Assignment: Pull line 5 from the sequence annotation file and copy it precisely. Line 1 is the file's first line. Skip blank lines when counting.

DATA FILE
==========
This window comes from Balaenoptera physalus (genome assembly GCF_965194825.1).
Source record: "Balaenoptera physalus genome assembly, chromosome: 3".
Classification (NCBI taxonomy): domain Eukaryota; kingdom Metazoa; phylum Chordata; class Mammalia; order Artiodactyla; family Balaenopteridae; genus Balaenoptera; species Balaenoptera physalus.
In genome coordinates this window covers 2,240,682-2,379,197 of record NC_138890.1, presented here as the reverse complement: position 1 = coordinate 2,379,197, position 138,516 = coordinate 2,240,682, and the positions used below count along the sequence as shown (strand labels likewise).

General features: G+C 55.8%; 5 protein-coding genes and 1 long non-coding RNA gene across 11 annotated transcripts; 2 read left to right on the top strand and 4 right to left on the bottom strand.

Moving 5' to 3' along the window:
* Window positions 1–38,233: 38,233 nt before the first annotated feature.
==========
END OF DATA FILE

General features: G+C 55.8%; 5 protein-coding genes and 1 long non-coding RNA gene across 11 annotated transcripts; 2 read left to right on the top strand and 4 right to left on the bottom strand.